Emergency preparedness from a Counterintelligence Agent

Surviving a blizzard or winter storm without power

Surviving at home for a while during a severe winter storm isn't all that difficult if you've planned ahead - even if the power goes out. - https://graywolfsurvival.com/45411/surviving-blizzard-winter-storm-without-power/ With winter coming to most of the country, I thought I’d write something about how to survive if you’re stuck at home during a blizzard or winter ice storm and the power goes out. We don’t really have that problem down here in Phoenix but I’ve lived in places like Alaska, Colorado, Pennsylvania, Ohio, New York, and others where it can be an issue.

Normally, winter storms aren’t really an issue. Unfortunately they can occasionally be a REALLY BIG issue if you aren’t prepared for them.

Just to give you an idea of just how bad things can get, check out the list of blizzards that have hit the US that are listed on Wikipedia. Brrr!

During these storms, the safest thing you can do generally is get home and stay home. Unfortunately, not everyone is prepared to do that. Some of this is similar advice to what I wrote in what you need to know about Ebola and what you can do, but big storms like this have a tendency to knock out power, leaving some without heat, light, or a way to cook while you’re stuck at home.

Here are some things you need to consider now so that you’re ready before a storm hits.

Staying Warm

Obviously, heat is the big issue here. Doesn’t matter what kind of supplies you have at home if you freeze to death. There are a few things you can do to help keep you warm when it’s freezing outside and you lose power.


If you have a fireplace and some wood stored inside then you’re pretty much got your problems licked. All you have to do is make sure you can start the fire and keep it going. Not too difficult. Just make sure that you have a couple of fire extinguishers in case something happens, because having your house burn down during a blizzard would really suck. It happens.

If you can’t have heat directly in your home for whatever reason, one thing you can do is build a fire outside (provided you can get enough windbreak for it) and heat up some non-river stones in it. River stones can contain tiny pockets of water that can explode when heated. Then when you need to heat up your area around your bed or where you’re sitting, bring in some rocks and put them on something that can handle the heat and they’ll be like a little furnace. If you keep rotating stones like this you can stay pretty comfortable.


Make sure you have layers of clothes that you can put on. Polypro moisture wicking thermal underwear like we use in the military is a great base layer because it pulls sweat from your body.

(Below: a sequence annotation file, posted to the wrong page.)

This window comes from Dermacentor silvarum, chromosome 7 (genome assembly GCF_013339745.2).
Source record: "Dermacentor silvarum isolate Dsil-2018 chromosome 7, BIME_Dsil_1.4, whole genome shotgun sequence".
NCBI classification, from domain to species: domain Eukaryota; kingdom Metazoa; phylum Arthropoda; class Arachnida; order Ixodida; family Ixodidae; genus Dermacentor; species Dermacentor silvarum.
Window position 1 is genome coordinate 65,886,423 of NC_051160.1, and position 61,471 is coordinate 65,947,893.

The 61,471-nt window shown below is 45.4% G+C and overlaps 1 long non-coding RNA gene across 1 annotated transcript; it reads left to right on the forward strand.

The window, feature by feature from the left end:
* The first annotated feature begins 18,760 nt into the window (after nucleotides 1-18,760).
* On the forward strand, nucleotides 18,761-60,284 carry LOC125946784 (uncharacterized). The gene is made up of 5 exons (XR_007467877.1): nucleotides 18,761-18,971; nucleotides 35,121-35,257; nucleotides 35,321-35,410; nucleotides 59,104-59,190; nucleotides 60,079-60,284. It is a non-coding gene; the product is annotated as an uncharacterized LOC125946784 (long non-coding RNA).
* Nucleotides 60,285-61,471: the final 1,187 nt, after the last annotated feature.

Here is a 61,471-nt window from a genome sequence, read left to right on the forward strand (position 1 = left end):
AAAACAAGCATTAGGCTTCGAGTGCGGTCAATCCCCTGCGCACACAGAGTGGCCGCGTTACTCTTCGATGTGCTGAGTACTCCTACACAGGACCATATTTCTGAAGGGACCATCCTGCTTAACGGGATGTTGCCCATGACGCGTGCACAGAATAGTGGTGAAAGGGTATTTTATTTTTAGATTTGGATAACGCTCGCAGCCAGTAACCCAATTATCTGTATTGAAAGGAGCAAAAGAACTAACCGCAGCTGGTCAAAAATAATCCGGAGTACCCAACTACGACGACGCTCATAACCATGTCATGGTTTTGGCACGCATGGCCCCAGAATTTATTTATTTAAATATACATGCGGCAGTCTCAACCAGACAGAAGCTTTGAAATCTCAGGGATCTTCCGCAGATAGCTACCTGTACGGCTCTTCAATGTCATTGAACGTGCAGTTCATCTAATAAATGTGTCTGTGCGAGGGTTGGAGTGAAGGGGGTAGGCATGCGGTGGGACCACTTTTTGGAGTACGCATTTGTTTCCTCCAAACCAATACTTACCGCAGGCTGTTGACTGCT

A fleece wool cap is really good for this kind of thing and is what I use when I’m deployed or for hanging out with my neighbors at night in the wintertime. Don’t forget some kind of warm gloves.

Have a couple of blankets too that you can wrap around your shoulders, especially to warm you back up if you have to go outside at any point to shovel snow off the roof or whatever.

Speaking of sweat, whatever you do, if it’s cold in your house; don’t sweat. I know some websites out there tell you to do vigorous exercise or whatever to keep warm but that’s a terrible idea. Moving around and even exercise is one thing but if you’re breaking a sweat doing it, you and your clothes will start evaporating that sweat and your heat will get wicked right off you.

Insulating your home

I’m not talking here about the stuff in your walls. If there’s a bad winter storm coming, you should have some plastic wrap and tape ready to cover the inside of your windows to help keep the heat in and the cold out. Put it on the walls and leave an air gap between it and the plastic so you have that cushion of non-moving air. This will keep drafts from coming in there as well. The easiest solution to this though is just to get the 3M Indoor Window Insulator Kit, which will cover 5 windows each.

Get some of your old towels and put them in the space under your doors to keep that draft out. Try to use only one door to go in and out of (if even that) and get a 3M Indoor Patio Door Insulator Kit to seal up all the rest (including your patio door, obviously).

If you can, try to limit the rooms you need to heat up. Close and seal any doors to any parts of the house that you don’t really need to be in so that heat stays where you need it. If you don’t have a door that you can close and lay a towel down to do that, then use the plastic method.

Space heaters